The main heroes of this book are obviously the ordinary Danes who came to the aid of their Jewish fellow citizens. But there’s another hero, a more ambiguous figure, the Foreign Minister Erik Scavenius, who oversaw the policy of cooperation with the Germans. And it does look as though it was that policy of cooperation that, paradoxically, helped Denmark’s Jews. As you argue in the book, all-out confrontation with Germany would have placed the most vulnerable, ie the Jews, in the greatest peril.
The role of Erik Scavenius is very strongly contested in Denmark. Scavenius was not the brains behind this policy of cooperation. The elected Social Democratic and Liberal politicians in the government were. Scavenius was the executor of the policy. By the time war broke out, he was no longer a politician, he was retired. He was a tough cookie—very unsentimental. He was effectively contracted by the politicians to do a job which they knew would be highly contested and which they knew would be extremely unpopular. So he became the leading figure, not because he was the most credible or popular, but because he lacked a popular mandate and was thus able to carry out the policy with greater rigour.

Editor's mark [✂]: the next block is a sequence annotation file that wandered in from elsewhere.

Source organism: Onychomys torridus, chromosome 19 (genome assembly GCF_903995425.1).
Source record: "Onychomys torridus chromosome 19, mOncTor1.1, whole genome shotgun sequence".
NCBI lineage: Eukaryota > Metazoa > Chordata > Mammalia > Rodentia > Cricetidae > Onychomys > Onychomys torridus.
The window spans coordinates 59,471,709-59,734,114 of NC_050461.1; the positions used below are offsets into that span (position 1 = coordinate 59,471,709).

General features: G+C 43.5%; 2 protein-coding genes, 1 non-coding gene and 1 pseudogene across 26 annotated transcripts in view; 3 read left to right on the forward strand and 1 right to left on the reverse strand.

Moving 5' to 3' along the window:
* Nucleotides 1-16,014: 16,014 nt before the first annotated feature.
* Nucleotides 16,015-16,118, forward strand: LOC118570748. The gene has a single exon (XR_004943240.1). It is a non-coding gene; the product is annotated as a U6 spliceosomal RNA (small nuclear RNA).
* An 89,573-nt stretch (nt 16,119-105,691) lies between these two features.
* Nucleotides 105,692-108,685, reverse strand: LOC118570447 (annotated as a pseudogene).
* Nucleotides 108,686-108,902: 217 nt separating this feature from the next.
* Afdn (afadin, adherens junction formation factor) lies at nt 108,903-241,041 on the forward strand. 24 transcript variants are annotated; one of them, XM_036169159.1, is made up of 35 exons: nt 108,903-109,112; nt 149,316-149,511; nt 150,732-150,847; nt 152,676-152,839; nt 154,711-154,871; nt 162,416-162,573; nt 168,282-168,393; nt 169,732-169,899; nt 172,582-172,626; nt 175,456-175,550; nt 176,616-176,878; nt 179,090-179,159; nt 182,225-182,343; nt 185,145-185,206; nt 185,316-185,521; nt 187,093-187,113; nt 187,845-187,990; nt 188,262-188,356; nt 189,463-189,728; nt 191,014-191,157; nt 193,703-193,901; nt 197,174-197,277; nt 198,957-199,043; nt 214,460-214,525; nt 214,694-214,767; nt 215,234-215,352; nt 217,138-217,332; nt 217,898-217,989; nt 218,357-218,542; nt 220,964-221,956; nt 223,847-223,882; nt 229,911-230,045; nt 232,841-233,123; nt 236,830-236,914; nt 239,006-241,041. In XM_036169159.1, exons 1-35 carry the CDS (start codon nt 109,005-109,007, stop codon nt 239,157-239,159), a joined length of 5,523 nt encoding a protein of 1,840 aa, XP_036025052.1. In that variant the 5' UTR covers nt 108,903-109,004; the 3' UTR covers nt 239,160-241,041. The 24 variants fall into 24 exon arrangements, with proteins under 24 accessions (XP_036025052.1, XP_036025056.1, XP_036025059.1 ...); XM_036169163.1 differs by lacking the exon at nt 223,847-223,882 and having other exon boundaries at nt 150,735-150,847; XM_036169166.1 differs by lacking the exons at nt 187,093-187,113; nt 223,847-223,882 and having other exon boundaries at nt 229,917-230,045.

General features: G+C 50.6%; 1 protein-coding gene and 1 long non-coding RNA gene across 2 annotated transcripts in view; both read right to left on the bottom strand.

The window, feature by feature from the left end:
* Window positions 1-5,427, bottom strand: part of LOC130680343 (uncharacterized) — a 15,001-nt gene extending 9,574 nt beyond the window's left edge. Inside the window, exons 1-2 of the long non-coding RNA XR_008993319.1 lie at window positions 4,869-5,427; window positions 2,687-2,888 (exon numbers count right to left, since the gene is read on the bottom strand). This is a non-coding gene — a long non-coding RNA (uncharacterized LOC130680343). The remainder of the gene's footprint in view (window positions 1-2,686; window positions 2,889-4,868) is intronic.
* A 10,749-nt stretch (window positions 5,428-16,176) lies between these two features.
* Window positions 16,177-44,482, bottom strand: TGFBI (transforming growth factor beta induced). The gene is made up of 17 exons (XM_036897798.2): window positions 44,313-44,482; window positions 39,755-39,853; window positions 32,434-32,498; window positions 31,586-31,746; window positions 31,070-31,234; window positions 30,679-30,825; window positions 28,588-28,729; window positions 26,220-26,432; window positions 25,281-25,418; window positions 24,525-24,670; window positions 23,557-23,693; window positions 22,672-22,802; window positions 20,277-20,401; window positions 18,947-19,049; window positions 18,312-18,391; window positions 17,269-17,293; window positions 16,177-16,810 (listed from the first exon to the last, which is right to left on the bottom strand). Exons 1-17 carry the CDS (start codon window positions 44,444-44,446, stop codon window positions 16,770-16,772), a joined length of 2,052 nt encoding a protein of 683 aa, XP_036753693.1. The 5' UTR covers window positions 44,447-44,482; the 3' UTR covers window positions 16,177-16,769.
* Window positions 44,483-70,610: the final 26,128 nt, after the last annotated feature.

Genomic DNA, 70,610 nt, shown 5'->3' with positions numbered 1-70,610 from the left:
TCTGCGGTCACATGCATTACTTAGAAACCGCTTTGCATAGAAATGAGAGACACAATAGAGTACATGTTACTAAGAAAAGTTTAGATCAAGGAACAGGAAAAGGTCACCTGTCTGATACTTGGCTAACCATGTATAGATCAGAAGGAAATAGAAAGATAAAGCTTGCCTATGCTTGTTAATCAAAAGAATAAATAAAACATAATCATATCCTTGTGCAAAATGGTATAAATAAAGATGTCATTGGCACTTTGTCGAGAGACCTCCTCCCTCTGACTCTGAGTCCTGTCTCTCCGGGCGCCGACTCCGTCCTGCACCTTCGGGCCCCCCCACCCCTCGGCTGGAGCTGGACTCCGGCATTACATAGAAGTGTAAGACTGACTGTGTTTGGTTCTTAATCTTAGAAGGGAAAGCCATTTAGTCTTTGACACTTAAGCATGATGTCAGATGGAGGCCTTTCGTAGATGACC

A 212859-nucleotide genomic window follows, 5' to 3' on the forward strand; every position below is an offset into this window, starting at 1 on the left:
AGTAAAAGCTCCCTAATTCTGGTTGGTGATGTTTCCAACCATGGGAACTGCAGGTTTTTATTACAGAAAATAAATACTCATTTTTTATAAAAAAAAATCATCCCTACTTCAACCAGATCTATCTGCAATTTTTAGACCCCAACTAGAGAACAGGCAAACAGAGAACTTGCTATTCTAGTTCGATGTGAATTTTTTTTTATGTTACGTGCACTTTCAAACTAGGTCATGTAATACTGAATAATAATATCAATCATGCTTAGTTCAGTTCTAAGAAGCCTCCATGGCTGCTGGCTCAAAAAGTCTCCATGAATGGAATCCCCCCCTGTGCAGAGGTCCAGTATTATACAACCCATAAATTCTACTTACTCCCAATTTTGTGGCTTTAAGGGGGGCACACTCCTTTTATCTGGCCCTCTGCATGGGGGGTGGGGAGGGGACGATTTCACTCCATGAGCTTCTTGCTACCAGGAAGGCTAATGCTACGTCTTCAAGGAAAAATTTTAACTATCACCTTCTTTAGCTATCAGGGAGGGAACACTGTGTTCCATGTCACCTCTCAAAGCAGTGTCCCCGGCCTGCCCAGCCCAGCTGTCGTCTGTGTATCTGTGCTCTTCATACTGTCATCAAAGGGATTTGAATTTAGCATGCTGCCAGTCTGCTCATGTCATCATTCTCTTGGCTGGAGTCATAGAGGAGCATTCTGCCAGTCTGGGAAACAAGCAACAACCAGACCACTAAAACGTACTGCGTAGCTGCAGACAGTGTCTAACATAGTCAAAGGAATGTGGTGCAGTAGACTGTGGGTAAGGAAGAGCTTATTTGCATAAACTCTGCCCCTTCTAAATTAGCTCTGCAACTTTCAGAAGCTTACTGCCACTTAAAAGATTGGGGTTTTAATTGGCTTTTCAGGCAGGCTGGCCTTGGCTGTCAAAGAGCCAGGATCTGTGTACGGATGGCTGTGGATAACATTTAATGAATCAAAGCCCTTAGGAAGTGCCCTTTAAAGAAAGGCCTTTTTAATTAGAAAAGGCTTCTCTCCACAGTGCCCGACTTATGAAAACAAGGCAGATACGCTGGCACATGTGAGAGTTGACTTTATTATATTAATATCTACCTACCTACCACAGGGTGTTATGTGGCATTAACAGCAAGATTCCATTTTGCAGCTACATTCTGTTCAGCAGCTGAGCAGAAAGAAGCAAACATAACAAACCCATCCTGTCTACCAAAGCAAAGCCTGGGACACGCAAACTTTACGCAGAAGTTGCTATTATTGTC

Bo Lidegaard’s “Countrymen: The Untold Story of How Denmark’s Jews Escaped the Nazis” is published by Atlantic Books (£22).